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CDC Urges Continued Vaccination Against H1N1

Release Date: March 30, 2010
Contact: Julie Henry, 919-707-5053

RALEIGH The Centers for Disease Control has put a renewed focus on H1N1 activity in southeastern states after Georgia public health officials reported a dramatic increase in hospitalizations due to complications from flu. While North Carolina has not experienced a similar increase, state health officials say the virus is still circulating and considered a threat, especially to those with chronic illnesses such as asthma, chronic obstructive pulmonary disease, heart disease and diabetes.

 “Of the 98 deaths reported from H1N1 since April 2009, 85 percent have been in people under the age of 65,” said Megan Davies, State Epidemiologist. “And four out of five of those people had some kind of underlying medical condition that put them at high risk for complications.”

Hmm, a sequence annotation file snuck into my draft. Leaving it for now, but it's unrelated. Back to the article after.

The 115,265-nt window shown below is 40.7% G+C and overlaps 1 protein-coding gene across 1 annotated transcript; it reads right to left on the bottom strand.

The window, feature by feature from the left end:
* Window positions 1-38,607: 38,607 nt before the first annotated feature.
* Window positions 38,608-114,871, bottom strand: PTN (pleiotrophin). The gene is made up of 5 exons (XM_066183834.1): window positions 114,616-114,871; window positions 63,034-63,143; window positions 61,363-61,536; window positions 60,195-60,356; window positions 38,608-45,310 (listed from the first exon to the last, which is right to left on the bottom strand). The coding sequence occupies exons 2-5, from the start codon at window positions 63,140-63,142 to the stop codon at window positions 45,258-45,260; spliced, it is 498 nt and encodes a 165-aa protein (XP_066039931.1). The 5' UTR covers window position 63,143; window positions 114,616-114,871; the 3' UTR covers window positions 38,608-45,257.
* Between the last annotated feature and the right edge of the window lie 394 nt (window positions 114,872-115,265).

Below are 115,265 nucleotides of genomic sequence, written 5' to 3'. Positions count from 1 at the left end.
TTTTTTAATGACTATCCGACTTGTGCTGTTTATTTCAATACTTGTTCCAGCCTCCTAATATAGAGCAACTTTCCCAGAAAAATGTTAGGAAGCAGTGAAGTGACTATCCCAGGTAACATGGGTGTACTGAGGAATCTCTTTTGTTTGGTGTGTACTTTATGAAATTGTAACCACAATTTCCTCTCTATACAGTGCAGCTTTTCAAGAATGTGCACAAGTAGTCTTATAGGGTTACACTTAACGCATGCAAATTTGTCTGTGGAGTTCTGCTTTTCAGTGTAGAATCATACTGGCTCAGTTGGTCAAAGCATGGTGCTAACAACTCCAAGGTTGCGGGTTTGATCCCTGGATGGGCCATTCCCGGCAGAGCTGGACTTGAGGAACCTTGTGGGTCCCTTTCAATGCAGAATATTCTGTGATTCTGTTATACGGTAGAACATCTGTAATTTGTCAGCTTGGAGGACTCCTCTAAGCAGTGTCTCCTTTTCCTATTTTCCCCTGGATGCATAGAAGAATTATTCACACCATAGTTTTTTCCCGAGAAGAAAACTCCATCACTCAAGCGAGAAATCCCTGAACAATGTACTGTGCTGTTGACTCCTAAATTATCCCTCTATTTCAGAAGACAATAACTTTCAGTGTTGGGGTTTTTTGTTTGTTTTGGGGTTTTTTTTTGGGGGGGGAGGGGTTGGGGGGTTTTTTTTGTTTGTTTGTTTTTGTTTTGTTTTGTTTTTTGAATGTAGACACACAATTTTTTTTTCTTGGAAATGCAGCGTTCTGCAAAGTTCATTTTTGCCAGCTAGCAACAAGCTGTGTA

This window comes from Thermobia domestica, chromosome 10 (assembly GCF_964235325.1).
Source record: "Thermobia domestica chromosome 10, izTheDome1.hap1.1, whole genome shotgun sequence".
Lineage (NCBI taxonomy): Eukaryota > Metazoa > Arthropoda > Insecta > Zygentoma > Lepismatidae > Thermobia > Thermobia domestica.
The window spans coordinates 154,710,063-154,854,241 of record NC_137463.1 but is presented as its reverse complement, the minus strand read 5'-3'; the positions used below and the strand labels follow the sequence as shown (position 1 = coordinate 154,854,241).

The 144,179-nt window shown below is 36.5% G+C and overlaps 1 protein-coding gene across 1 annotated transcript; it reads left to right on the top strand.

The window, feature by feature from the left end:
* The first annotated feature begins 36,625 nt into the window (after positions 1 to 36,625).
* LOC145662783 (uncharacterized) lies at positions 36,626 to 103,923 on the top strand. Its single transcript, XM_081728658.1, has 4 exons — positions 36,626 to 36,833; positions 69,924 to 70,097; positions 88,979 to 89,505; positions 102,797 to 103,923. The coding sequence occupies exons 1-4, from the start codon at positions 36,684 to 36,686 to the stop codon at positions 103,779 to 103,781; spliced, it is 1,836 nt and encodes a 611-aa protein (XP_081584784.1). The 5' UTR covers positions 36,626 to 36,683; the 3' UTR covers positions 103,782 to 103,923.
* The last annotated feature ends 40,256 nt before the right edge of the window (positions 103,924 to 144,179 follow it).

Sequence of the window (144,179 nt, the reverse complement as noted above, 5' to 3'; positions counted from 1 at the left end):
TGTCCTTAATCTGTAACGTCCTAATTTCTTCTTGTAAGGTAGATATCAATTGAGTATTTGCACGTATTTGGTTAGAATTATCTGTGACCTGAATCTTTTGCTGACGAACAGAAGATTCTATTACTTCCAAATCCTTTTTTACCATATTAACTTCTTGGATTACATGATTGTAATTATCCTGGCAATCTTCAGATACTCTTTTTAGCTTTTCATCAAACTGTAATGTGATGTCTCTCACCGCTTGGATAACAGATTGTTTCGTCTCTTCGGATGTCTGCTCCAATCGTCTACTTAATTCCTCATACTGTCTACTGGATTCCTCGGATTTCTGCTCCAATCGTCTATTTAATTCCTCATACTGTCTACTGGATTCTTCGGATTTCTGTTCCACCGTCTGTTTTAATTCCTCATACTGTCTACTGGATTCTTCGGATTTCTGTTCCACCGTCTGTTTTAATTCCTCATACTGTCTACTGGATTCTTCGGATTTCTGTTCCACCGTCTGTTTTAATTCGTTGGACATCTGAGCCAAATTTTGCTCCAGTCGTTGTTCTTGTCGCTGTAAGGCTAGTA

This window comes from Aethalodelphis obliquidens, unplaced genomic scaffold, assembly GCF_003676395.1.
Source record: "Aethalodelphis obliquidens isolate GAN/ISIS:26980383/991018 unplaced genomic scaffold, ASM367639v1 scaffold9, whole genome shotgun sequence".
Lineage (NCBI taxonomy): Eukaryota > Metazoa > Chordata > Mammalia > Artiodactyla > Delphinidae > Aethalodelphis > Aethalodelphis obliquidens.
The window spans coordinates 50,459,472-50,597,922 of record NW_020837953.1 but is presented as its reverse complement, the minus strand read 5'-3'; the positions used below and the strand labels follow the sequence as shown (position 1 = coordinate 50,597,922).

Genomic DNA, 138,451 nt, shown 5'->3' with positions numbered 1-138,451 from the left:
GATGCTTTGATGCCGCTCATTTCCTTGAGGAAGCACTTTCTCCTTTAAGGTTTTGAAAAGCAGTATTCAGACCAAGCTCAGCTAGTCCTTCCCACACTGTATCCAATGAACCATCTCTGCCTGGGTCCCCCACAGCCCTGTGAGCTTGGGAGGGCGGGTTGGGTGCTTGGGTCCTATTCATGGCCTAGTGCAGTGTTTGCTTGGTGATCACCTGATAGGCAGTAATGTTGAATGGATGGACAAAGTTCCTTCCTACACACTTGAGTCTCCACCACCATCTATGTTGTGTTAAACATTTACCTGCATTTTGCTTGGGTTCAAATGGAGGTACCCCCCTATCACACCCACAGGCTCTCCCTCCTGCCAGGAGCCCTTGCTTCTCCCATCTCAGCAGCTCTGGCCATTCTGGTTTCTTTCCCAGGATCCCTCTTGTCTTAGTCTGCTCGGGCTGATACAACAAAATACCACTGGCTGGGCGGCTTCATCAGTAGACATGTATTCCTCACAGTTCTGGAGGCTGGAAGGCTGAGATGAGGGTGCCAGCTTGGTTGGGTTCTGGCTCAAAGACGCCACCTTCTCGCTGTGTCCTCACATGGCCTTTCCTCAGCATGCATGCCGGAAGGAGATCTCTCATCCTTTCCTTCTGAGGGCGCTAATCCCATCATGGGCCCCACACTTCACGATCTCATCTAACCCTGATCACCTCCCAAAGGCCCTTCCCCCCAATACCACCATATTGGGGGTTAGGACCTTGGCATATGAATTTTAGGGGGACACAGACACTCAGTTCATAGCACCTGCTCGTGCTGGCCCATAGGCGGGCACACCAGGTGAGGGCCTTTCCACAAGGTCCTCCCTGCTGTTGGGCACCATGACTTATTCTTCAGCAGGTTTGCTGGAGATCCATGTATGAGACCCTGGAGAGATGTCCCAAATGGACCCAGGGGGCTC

According to the CDC, 11,000 of the 12,000 deaths attributed to H1N1 nationwide have been in people under 65. Federal officials say as the end of traditional flu season nears, the concern is not as much over a widespread outbreak of disease as on the threat to high-risk individuals. 

 “None of the people in our state who have died from H1N1 had been vaccinated against it,” said Davies. “We have plenty of vaccine still available, and we strongly encourage anyone who is at risk of complications to protect themselves by being vaccinated.”

 Flu vaccine is available at no charge to the patient at any county health department. For information on H1N1 vaccine availability as well as the latest statistics on flu incidence rates, visit




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